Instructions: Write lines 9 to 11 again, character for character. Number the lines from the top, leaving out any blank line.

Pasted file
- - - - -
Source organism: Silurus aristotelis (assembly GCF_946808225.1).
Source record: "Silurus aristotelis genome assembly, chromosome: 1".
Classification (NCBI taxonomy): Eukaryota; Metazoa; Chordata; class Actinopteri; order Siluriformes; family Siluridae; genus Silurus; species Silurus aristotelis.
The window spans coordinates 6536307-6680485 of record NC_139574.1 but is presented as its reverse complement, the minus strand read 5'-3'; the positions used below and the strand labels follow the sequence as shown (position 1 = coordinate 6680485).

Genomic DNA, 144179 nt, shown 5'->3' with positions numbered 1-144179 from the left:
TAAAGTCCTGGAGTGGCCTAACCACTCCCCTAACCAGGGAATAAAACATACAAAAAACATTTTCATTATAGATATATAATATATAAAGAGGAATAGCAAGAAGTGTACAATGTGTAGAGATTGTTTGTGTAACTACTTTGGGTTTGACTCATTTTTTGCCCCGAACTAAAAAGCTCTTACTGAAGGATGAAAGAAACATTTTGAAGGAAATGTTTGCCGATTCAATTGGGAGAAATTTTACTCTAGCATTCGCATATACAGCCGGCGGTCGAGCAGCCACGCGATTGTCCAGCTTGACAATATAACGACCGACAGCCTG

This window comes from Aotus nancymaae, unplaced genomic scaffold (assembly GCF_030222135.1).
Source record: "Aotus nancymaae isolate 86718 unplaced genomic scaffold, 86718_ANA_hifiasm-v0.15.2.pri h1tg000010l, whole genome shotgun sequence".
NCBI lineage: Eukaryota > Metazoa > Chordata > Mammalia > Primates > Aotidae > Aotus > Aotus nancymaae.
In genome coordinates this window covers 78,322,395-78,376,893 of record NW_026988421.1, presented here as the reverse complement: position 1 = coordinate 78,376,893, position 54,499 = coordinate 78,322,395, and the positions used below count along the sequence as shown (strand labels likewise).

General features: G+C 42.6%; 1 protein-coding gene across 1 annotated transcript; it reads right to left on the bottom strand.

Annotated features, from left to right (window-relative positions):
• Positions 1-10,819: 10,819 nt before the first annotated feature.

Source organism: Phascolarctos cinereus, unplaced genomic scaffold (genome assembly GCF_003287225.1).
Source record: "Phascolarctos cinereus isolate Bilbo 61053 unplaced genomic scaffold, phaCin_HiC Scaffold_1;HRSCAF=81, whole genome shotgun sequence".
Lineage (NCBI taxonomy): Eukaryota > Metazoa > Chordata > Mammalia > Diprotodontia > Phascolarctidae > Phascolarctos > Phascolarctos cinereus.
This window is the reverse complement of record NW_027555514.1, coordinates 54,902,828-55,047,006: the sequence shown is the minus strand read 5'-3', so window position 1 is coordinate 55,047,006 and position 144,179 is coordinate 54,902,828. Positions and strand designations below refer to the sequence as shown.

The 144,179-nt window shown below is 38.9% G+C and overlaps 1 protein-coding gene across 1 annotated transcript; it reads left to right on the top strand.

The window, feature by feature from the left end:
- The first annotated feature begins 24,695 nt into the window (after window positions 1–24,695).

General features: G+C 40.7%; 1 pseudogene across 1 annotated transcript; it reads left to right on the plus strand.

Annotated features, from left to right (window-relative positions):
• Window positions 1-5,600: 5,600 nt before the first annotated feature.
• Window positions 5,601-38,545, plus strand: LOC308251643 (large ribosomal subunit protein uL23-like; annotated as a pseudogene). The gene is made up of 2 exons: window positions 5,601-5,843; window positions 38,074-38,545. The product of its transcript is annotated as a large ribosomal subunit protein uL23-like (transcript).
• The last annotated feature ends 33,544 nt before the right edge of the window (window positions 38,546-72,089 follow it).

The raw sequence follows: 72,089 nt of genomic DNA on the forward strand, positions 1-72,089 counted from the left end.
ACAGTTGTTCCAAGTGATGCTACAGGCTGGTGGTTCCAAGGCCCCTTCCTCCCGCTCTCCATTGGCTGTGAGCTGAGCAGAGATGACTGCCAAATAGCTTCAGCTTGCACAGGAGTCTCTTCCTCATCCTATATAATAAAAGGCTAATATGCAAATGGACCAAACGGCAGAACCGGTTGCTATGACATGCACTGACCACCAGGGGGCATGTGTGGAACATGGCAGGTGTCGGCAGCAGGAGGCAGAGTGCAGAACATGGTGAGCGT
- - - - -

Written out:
NCBI lineage: Eukaryota > Metazoa > Chordata > Mammalia > Primates > Aotidae > Aotus > Aotus nancymaae.
In genome coordinates this window covers 78,322,395-78,376,893 of record NW_026988421.1, presented here as the reverse complement: position 1 = coordinate 78,376,893, position 54,499 = coordinate 78,322,395, and the positions used below count along the sequence as shown (strand labels likewise).

General features: G+C 42.6%; 1 protein-coding gene across 1 annotated transcript; it reads right to left on the bottom strand.